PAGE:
More than two years into a pandemic, it may be more common than not for small-business owners to feel disillusioned, disheartened, and burned out. While some continue to forge ahead on the path they chose before the pandemic, others are opting for something new – and finding energy and excitement in the process.
That’s been the case for Nancy Fox, who, for more than two decades, has been coaching people to advance their careers through her business, The Business Fox, which is based in Los Angeles. When COVID-19 surged, she became disillusioned with her own industry. “The pandemic pushed many unqualified coaches into the market. It became flooded, diluted with poorer-quality, inexperienced people calling themselves coaches,” she says. Rather than continue on the same path, she listened to her own coaching advice: Take a step back, allow things to percolate, and see what happens.
“I did a lot of reading, I did a lot of soul searching, I did a lot of meditating,” she says. “I did a lot of journaling, I did a lot of nothing, I did a lot of exercising.”
Ultimately, she realized her purpose of helping people accelerate their businesses didn’t need to change, but she wanted to differentiate herself from the industry and reach a broader audience. "I took a big step back to assess what would be next for me. I identified a major high-promise emerging niche and am building a community, networking, and learning center for this exploding niche," she says.
She’s now working with a partner – something new for her – to build a new business that she’s over-the-moon-excited about, called Fractional Connections, which will shift away from traditional coaching and instead create what she calls "tailor-made communities."
“I can barely sleep at night. It's so cool,” she says, giddily. “It's so cool.”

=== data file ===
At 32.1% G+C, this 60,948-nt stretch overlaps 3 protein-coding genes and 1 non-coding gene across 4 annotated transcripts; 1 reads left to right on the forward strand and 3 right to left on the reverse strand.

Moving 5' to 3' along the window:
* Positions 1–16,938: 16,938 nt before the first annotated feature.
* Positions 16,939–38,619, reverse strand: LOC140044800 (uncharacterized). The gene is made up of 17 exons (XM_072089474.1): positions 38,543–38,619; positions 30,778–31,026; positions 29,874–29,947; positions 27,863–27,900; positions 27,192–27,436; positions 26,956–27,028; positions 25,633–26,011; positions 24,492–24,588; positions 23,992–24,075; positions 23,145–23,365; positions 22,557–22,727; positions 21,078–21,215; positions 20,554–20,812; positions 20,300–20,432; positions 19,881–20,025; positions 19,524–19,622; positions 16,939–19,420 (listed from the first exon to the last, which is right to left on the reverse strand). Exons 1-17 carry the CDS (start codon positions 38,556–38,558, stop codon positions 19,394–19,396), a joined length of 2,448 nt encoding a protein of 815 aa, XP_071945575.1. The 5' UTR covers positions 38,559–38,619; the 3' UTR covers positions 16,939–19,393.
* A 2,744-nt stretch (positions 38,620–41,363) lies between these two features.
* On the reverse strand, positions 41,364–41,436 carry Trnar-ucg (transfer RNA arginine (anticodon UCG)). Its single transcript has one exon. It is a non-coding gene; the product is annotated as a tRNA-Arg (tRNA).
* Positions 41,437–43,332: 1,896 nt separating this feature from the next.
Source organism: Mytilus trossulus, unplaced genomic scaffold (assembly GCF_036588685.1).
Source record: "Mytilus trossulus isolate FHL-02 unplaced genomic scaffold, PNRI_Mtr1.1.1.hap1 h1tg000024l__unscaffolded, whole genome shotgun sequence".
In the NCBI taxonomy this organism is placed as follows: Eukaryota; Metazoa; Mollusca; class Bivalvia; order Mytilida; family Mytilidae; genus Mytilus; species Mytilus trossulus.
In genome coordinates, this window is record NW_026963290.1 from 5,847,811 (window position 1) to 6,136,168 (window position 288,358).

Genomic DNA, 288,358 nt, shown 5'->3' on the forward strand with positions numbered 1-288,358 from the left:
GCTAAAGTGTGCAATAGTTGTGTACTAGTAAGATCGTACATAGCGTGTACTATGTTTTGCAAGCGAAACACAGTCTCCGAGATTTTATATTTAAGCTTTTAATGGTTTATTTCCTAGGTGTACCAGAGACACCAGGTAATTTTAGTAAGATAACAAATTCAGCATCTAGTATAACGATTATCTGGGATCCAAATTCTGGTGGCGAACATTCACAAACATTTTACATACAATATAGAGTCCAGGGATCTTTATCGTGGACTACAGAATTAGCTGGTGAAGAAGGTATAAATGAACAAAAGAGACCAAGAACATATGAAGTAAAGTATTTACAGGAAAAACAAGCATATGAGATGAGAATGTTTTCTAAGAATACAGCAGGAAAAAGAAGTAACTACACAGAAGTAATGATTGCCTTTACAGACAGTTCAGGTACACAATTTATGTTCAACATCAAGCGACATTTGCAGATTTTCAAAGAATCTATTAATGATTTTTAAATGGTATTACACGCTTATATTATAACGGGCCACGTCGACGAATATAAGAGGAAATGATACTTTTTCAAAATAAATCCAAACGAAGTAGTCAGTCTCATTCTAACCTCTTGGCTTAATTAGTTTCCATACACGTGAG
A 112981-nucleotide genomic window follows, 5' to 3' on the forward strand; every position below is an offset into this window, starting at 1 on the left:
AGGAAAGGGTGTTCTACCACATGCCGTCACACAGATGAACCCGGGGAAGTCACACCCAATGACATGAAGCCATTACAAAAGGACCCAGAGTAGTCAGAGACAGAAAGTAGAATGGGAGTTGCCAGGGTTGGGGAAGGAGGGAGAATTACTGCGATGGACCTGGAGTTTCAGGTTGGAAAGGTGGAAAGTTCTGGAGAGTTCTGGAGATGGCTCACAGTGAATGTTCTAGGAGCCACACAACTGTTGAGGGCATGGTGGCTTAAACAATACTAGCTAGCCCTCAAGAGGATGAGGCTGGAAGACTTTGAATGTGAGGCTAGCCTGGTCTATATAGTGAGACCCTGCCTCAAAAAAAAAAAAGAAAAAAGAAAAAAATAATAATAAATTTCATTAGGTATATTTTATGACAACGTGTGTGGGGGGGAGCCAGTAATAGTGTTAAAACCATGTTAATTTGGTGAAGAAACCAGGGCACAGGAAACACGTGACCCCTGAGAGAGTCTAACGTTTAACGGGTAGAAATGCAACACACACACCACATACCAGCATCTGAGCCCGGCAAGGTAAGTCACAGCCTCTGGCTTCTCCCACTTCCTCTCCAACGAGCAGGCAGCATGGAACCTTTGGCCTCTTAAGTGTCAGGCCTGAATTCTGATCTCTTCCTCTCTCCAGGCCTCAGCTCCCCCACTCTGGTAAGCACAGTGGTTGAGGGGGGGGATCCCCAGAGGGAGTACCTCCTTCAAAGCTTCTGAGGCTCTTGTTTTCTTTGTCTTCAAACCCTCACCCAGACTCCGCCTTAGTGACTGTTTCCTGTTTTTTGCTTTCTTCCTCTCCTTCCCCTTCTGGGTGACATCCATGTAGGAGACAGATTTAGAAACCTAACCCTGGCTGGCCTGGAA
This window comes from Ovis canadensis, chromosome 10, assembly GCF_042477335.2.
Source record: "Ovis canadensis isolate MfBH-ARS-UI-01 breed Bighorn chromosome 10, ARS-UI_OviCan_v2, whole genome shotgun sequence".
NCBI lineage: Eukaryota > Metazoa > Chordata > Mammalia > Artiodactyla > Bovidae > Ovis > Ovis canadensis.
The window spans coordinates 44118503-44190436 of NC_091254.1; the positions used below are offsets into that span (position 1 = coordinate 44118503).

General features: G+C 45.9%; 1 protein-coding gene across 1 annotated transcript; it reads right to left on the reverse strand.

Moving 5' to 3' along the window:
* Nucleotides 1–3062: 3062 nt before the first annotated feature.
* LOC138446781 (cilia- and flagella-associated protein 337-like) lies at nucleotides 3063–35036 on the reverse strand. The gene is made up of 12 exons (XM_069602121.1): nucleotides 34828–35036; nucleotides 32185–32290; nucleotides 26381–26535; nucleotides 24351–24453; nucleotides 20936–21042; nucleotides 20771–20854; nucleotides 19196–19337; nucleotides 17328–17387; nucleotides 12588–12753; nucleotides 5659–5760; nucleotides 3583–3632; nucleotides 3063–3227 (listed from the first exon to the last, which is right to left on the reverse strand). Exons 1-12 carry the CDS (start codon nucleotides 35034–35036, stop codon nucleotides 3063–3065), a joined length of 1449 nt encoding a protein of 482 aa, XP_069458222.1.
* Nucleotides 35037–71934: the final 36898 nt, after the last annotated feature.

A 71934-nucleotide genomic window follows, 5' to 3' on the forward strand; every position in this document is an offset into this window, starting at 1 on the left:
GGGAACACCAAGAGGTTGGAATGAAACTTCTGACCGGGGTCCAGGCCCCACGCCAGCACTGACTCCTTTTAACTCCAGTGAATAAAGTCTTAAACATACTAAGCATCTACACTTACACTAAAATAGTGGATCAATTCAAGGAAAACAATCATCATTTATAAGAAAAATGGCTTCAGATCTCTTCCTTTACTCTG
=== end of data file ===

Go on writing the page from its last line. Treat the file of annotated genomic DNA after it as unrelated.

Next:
For other business owners who are feeling disillusioned and considering quitting altogether, she offers this advice: Don’t force the new idea, because you want it to be purpose-driven. And don’t let the negativity from your current situation stop you from moving forward. “Negative thinking is much stronger than optimism,” says Fox.
I spoke with two other business owners who have found it within themselves to focus on the positive and try something new, even in the face of disillusionment. Like Fox, they haven’t looked back.
From Digital Services to Home Decor
After running their Chicago-based digital marketing agency, South Yard, for nearly 20 years, married couple Kevin and Emily Bishop were feeling burned out and a little bit stuck. Then, 2020 happened—and their inboxes went quiet.
Business is always changing, always evolving. [...] You have to be ready to just move and go with it, and it’s a fun ride.
—Emily Bishop, co-founder, Japandi Supply House
“When COVID hit, it made us pause and take another look, because our services were the first to go [for clients],” says Emily Bishop.
To busy herself, she found joy and serenity in design projects around their house. “I was trying to create a more peaceful bedroom retreat so we had a calm space to sleep and wake up during those high-stress days of COVID,” she says. In particular, she fell in love with a concept called Japandi, which is a hybrid of Japanese minimalism and cozy Scandinavian design. It inspired her to declutter their home and fill it home with neutral colors, natural materials, and lots of plants.
In the midst of it all, she’d talk to friends and family about Japandi and none had heard of it – but they all smiled at the idea. The couple wondered if they were onto a new business concept. Kevin did some research and learned that Japandi was growing more popular internationally, but didn’t yet have a presence in the U.S. “No one had scooped up this beautiful idea, so we thought there was a really great opportunity,” says Bishop.